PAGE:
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Seven steps to being highly confident

Seven steps to being highly confident

How you feel about yourself can affect how your day and your life goes. If you are feeling down about yourself, you exude that to others. People may give you a wide berth, since your negative energy is something they just don’t want to be around. So how can you be more positive and come across as confident?

Here are seven steps to a more confident you.

 

  1. Make a list of your strengths.

It doesn’t matter if there are people that are better than you. It only matters that you know it is a strength of yours. List everything you can think of: you know how to drive a car and ride a bicycle. You know how to use a computer, check your email, write documents using MS Word, create a spreadsheet, and make a PowerPoint presentation. You know how to buy groceries and put together a healthy meal. You know how to clean your home and do your laundry. May be you can paint, play a musical instrument or have other artistic talents. May be you are a good listener or problem solver. May be you are in a loving relationship. Think of your past successes. Make a list of all of it. Put it in a safe place where it won’t be discovered, maybe carry it with you, so you can give yourself a confidence boost any time you want one.

 

  1. Take care of yourself.

How you treat yourself is how others will treat you. Be kind to yourself. Have a routine that includes regular sufficient sleep, daily hygiene starting with a shower that wakes you up and refreshes you. Dress well. How you look has an effect on how you feel and how others perceive you. Make time for breakfast to start the day out right. Try to get some exercise every day, even if it is only a twenty-minute walk around the neighborhood. Try to eat moderate portion sizes and include plenty of fresh fruits and vegetables in your diet. Consider meditating or yoga as a form of relaxation.

 

  1. Learn about your body language.

When you walk hold your head high and your shoulders straight (no slouching when you walk). When you are talking try to become aware of what facial expressions you are making and what your hands are doing. You could try and hold a pretend conversation in front of the mirror or ask a friend to give you feedback on your non-verbal communication. With practice you can project confidence instead of emotions such as nervousness, anxiety or boredom. Nothing portrays confidence as a relaxed stance, speaking loudly and clearly, and making eye contact.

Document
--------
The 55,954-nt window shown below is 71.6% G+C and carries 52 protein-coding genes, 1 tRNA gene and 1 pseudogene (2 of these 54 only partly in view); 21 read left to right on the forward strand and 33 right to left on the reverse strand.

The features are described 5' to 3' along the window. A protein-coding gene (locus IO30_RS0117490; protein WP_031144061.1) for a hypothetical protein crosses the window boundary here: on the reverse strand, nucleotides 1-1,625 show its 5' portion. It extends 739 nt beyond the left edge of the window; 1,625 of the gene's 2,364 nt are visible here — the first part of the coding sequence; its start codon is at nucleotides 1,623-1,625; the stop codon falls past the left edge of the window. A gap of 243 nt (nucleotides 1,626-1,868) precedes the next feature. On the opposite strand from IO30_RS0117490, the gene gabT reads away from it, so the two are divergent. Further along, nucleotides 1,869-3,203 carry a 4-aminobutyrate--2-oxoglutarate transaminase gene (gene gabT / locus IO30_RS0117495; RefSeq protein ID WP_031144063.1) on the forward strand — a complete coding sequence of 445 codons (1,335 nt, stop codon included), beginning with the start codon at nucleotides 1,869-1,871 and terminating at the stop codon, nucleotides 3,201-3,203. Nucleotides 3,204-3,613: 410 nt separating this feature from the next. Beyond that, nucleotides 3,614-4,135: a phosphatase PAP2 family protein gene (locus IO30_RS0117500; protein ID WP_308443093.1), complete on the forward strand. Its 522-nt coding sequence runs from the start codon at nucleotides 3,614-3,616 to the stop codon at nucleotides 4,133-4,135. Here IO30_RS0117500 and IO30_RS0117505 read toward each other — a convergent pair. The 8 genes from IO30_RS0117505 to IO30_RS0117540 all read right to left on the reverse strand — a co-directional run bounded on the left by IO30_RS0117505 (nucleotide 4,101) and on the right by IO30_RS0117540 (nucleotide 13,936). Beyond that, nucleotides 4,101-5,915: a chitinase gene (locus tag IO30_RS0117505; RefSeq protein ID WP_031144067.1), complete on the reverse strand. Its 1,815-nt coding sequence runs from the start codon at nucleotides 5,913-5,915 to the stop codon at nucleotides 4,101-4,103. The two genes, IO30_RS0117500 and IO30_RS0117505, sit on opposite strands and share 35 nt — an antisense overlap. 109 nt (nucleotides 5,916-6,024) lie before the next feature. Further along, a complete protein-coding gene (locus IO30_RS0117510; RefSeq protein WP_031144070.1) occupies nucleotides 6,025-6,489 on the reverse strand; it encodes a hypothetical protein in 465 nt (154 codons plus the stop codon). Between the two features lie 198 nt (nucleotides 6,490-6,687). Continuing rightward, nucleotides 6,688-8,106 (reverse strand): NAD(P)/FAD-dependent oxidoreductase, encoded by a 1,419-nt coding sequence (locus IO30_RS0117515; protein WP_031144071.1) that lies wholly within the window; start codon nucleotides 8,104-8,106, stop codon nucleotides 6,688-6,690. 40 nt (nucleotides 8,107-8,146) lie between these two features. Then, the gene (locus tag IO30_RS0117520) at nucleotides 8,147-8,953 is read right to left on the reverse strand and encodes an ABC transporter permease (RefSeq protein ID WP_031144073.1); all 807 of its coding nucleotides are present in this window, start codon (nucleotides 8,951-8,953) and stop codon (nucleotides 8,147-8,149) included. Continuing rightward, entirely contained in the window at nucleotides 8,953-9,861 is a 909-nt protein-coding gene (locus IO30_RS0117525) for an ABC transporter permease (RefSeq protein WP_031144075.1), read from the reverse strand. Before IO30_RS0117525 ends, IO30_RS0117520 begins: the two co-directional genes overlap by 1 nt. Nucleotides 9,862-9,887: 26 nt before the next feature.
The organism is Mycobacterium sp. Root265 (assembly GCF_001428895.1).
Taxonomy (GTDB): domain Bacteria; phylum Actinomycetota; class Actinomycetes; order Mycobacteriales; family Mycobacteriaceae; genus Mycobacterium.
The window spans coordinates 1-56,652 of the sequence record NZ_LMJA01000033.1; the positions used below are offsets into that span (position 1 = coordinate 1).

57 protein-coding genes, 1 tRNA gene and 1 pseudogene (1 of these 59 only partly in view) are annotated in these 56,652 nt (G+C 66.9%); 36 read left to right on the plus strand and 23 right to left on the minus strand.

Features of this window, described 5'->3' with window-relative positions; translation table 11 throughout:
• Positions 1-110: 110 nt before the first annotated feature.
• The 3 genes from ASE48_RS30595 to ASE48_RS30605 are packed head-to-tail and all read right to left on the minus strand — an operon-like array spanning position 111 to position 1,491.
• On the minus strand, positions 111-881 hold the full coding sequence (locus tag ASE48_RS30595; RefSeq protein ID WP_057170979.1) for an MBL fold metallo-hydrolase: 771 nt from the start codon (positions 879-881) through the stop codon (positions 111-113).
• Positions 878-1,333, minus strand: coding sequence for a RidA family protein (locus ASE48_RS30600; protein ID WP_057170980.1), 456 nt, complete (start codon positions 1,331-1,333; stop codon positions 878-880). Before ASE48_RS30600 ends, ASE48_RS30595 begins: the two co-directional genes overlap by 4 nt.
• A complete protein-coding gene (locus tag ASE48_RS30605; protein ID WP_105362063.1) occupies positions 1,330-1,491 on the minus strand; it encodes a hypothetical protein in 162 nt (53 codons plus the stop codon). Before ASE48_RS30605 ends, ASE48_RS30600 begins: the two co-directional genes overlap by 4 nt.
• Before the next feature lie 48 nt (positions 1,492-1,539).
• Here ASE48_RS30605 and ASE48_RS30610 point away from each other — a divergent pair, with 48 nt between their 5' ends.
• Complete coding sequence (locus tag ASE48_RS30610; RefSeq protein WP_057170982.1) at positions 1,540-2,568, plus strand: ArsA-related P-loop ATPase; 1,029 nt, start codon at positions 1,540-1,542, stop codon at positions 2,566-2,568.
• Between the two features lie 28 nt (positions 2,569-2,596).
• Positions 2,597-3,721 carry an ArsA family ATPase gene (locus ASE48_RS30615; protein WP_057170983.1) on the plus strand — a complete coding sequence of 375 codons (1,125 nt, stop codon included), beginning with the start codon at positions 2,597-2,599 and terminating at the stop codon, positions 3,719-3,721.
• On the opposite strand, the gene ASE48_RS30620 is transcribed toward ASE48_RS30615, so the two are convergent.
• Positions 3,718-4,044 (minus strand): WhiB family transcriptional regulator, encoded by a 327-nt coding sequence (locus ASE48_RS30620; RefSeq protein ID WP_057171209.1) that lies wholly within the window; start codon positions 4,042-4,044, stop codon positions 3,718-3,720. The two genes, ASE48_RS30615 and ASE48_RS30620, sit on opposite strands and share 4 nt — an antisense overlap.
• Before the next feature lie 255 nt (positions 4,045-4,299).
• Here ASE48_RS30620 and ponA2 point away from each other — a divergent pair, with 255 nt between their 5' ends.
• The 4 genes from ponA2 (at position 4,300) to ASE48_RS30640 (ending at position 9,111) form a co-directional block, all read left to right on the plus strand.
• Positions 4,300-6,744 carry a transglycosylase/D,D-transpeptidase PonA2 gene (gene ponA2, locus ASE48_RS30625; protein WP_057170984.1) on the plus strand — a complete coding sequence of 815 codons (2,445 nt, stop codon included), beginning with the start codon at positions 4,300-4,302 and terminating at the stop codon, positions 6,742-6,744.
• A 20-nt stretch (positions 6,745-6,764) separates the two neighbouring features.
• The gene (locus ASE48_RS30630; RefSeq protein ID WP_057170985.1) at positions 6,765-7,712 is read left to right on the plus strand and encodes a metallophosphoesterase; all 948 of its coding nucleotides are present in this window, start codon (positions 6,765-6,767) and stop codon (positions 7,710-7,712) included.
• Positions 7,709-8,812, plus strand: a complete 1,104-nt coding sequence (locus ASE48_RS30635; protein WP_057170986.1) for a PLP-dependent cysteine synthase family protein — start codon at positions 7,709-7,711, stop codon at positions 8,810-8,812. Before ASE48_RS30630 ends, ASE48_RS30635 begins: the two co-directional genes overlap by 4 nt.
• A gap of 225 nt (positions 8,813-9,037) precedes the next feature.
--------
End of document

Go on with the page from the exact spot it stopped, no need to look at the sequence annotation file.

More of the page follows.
1. In conversation, learn to listen.

People love to talk to someone who is interested and who listens to what they have to say. Ask questions about things you genuinely want to know about and then listen. Look for the best in others and sincerely compliment them. When others ask you questions, learn to get to the point or tell a short interesting story that illustrates your point.

 

  1. Learn to handle rejection.

Rejection is an inevitable part of life. Realize that often rejection isn’t personal. If you are asking someone to get together for lunch and they say ‘no’, it may not have anything to do with you. They may already have plans or they are overcommitted and need the time to work on something. If you are asking someone to buy something from you, again a ‘no’ in all likelihood has nothing to do with you. They may have no need for what you have to sell, they may not have the money to buy what you have or any other number of reasons why they say ‘no’. Don’t take it personally. On the other hand, rejection may be personal. Try to accept that not everyone wants to spend time with you or buy from you. Find others who do want what you have or want to spend time with you.

 

  1. Learn public speaking.

Being confident when speaking in front of a group is a major coup. It can be learned. To learn more about that topic read my article from May 22, 2014, ‘Fear of Public Speaking? No Problem’ In fact I know of someone who was a stutterer but learned to speak in public without stuttering. You can overcome your fear of public speaking.

 

  1. Practice entering new environments.

Whether you start a new job or join a new group, entering a new environment can affect your confidence. Decide to be outgoing and introduce yourself to everyone you meet. Be sincerely interested in what others have to say and use your conversational skills. This is a chance to make a favorable first impression.

There are many steps you can take to build up your level of confidence. Pick one and stick with it for a while. Notice how your skills and confidence get a boost.

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